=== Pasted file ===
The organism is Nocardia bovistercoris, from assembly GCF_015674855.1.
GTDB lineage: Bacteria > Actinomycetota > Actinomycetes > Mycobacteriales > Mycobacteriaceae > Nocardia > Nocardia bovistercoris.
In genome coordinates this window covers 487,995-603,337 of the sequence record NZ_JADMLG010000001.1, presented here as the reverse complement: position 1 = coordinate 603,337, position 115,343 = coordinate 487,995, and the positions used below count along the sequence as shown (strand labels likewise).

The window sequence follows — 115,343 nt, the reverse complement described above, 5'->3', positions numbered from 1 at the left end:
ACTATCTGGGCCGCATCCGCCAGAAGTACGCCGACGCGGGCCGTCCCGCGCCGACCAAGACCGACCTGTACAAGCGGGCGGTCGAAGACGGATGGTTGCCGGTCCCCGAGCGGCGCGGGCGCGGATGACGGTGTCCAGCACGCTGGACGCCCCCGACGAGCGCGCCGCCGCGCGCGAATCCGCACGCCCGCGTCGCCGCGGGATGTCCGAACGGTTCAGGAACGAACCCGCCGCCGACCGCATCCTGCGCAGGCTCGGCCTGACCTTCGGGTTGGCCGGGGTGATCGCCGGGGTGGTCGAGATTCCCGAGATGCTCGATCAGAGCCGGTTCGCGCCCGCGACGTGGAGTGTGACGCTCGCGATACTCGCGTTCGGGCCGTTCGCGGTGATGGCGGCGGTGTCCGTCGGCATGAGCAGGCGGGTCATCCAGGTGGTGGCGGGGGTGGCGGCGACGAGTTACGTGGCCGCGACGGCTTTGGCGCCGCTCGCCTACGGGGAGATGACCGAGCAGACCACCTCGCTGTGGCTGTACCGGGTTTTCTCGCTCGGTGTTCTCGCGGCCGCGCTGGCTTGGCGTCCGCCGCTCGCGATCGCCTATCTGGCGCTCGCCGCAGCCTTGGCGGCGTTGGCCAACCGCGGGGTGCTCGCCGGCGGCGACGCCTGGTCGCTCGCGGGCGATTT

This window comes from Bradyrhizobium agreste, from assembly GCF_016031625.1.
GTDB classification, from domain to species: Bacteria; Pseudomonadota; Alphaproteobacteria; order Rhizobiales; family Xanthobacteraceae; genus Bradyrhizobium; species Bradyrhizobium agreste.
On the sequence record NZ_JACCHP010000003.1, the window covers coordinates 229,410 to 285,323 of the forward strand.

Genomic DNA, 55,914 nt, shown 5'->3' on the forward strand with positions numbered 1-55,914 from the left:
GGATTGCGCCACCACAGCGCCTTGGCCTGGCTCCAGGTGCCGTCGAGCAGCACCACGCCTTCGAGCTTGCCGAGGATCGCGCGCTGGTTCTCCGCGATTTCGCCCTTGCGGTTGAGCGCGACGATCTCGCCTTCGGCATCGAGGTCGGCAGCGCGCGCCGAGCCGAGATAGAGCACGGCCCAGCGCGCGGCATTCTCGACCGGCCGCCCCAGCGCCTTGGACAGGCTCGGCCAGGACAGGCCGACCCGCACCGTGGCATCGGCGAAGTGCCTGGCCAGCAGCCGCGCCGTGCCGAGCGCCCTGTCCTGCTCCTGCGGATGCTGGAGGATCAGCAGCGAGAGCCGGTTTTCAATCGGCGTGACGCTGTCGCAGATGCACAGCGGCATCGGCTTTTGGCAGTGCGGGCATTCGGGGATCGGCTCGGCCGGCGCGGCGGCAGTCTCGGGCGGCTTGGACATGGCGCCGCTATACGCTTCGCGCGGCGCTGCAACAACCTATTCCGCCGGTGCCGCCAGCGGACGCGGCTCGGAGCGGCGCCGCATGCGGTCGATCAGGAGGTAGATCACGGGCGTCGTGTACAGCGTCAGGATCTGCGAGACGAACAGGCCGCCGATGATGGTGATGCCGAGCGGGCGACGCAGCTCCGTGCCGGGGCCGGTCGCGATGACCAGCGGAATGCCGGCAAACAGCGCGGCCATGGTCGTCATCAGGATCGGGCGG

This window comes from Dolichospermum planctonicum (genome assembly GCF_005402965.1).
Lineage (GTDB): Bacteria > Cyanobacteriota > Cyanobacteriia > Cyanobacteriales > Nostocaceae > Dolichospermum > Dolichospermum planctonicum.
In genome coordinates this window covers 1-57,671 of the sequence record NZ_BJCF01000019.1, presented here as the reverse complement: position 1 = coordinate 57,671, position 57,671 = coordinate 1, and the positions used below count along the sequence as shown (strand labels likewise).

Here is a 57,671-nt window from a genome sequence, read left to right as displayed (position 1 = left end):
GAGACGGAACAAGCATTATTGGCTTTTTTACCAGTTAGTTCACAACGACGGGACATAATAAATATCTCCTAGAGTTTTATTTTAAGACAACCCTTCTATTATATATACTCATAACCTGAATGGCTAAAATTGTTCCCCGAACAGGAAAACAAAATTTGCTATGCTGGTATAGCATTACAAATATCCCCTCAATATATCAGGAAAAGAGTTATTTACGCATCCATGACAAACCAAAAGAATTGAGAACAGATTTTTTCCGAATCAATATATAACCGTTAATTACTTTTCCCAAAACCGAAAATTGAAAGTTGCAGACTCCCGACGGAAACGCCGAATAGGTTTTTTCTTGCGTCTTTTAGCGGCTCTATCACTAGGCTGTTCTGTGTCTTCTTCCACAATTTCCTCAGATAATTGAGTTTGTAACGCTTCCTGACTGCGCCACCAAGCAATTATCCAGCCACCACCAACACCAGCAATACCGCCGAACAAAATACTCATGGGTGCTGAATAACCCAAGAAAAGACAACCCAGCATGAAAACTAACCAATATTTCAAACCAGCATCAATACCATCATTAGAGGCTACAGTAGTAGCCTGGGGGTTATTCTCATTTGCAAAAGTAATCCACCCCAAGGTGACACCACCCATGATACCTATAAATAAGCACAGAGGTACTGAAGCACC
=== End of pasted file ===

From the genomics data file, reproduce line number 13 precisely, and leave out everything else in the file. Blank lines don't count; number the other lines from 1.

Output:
In genome coordinates this window covers 1-57,671 of the sequence record NZ_BJCF01000019.1, presented here as the reverse complement: position 1 = coordinate 57,671, position 57,671 = coordinate 1, and the positions used below count along the sequence as shown (strand labels likewise).